“Is Freud Dead?” asked Time magazine on its front cover in November 1993. I was an undergraduate student in psychology in Canada at the time when this cover assaulted my plans to train as a psychoanalyst. I later abandoned that path for other reasons, but have never abandoned my belief that Freud is a hugely important and – especially among Christians – much misunderstood figure.

Freud’s actual death took place in 1939 in London, to which he moved in the spring of 1938 “to die in freedom”, as he put it in his customarily unsparing fashion. After his death, Britain remained the intellectual centre of psychoanalysis, led by DW Winnicott, Melanie Klein, Anna Freud and Ernest Jones – and, today, Christopher Bollas and Adam Phillips.

It is appropriate this year for Catholics to reconsider Freud’s legacy for two reasons. First, 2017 is the centenary of one of the most influential books of the 20th century: Freud’s Introductory Lectures on Psycho-Analysis. This is also the 90th anniversary of the publication of The Future of an Illusion, Freud’s attempted debunking of “religion”.

Christians, in particular, have sometimes seen the latter book as proof that Freud was nothing more than a “godless Jew” (Freud’s own phrase for himself) who was obsessed with sex and denying the existence of God. Pope Francis evidently never bought into these tiresome stereotypes, and his recent positive comments about working with a psychoanalyst in Argentina in his early 40s give us a second reason to reconsider the Freudian and analytic tradition.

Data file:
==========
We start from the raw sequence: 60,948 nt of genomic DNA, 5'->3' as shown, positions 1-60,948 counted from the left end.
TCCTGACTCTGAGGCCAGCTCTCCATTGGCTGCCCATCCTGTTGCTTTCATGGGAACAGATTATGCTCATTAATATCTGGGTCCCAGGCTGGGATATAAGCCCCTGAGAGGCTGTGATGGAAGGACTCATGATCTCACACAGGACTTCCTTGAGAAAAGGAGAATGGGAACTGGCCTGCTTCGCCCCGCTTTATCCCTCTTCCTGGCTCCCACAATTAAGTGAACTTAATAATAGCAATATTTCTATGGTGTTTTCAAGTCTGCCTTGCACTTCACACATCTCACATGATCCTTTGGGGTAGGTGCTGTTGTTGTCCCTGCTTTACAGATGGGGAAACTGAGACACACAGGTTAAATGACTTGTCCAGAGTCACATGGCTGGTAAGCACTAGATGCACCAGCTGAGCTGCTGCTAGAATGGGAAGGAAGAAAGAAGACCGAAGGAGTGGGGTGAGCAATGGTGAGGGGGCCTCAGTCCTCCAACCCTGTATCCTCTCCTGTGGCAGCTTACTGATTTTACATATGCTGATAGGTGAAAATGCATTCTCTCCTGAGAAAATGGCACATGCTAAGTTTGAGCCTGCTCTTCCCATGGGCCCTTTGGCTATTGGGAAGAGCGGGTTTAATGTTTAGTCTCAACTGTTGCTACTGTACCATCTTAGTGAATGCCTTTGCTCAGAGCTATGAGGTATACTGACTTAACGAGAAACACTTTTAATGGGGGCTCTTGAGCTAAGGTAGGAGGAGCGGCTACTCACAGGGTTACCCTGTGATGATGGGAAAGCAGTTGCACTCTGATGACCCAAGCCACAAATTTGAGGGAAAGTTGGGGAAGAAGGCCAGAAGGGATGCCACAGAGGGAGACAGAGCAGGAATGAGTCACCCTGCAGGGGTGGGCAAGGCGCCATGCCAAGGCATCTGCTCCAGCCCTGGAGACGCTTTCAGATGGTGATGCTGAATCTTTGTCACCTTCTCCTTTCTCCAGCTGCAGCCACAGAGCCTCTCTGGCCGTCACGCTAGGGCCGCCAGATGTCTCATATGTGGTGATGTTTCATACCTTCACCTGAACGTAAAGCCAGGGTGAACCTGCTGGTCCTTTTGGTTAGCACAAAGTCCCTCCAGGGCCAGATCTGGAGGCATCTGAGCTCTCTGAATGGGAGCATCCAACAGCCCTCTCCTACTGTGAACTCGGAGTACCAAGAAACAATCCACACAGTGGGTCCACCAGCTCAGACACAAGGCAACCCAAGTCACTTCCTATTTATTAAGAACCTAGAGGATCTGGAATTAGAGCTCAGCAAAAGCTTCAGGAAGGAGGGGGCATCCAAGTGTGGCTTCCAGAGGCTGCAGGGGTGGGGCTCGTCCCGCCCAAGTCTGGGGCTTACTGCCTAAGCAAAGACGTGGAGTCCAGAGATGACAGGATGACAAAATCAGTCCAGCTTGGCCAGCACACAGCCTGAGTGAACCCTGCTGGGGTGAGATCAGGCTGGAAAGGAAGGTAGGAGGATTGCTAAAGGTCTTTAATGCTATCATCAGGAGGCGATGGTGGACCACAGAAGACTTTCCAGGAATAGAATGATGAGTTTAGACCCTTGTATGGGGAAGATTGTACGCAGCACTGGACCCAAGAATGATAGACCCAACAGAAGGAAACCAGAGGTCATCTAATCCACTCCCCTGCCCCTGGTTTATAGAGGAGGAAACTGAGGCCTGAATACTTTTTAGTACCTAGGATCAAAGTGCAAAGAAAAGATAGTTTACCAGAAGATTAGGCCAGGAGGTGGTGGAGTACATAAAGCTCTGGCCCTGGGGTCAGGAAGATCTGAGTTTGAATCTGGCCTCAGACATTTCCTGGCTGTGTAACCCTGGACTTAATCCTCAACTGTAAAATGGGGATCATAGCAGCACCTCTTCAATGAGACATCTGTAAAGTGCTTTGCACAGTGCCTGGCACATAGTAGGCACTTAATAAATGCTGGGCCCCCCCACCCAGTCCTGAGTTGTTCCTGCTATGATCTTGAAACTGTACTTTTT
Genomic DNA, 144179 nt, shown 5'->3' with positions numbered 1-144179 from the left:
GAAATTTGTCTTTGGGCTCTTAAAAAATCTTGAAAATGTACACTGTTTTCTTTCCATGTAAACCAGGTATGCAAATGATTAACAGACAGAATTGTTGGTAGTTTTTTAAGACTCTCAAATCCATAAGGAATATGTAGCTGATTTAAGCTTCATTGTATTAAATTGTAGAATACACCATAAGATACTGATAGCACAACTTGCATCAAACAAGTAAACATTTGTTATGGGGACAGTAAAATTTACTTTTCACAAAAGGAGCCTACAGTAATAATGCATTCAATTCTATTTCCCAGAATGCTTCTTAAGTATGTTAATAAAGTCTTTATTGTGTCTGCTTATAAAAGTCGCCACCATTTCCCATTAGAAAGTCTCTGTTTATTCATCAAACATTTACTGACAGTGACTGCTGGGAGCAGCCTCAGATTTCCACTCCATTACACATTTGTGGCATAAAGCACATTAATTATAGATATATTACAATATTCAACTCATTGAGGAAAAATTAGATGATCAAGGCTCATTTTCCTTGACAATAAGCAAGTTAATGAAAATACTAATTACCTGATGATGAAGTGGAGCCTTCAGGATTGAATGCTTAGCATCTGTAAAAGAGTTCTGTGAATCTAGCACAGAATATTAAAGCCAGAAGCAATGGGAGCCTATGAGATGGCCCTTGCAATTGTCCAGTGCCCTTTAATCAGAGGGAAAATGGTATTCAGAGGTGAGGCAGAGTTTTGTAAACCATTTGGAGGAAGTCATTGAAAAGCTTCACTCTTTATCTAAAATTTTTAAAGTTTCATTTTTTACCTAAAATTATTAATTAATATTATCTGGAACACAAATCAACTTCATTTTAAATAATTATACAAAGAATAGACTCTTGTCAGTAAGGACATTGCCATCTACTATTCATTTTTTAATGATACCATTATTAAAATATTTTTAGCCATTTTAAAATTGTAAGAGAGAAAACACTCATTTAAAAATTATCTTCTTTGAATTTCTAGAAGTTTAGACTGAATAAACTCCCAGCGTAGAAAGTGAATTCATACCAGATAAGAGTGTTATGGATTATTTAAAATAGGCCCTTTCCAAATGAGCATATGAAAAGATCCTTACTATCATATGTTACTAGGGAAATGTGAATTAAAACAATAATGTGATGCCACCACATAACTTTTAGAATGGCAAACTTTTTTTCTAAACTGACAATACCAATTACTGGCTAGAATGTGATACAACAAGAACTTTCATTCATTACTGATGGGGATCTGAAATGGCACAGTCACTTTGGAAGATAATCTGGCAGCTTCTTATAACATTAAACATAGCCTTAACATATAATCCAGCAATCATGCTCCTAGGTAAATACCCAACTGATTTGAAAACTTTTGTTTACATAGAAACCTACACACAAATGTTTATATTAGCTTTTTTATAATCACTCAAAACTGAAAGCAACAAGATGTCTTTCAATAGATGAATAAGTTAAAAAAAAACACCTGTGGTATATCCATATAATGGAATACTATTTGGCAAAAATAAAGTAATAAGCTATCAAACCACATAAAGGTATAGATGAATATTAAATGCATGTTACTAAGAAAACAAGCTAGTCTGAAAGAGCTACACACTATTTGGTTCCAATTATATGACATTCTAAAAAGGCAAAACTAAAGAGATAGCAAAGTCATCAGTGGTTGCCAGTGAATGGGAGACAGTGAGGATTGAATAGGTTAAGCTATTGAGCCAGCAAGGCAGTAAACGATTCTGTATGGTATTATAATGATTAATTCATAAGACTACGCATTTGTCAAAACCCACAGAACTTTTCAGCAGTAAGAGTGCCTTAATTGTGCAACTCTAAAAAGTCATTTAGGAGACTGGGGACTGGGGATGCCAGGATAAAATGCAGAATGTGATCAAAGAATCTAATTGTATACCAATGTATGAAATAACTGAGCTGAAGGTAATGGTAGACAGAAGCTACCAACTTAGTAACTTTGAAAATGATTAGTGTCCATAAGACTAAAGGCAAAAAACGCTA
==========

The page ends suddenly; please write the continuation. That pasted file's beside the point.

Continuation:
Popes before Francis have also been positive. In 1998 John Paul II spoke about the insights and healing that can be found in psychoanalysis. And in the late 1950s, Pius XII gave three discourses to clinicians setting forth a cautious Catholic approval of psychoanalysis.

That approval was for psychoanalysis as a method of healing, not as a metapsychology or an anthropology explaining away the human soul and the quest for God. Nor was it approval of the attempt to recreate God in the images or “archetypes” of psychology as practised by Freud’s famously estranged follower, Carl Jung, the theologically confused son of a Swiss Reformed pastor.

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